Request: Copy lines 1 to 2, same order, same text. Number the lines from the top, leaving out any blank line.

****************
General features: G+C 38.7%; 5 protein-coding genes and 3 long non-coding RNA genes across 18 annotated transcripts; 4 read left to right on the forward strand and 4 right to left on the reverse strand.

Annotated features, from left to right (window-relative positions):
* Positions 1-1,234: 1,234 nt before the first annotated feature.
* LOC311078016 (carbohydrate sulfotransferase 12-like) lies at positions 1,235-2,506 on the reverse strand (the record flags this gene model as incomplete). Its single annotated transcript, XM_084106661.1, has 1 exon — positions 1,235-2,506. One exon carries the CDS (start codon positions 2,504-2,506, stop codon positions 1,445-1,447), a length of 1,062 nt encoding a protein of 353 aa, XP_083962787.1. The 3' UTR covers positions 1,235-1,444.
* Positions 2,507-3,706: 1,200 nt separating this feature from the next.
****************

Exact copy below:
General features: G+C 38.7%; 5 protein-coding genes and 3 long non-coding RNA genes across 18 annotated transcripts; 4 read left to right on the forward strand and 4 right to left on the reverse strand.

Annotated features, from left to right (window-relative positions):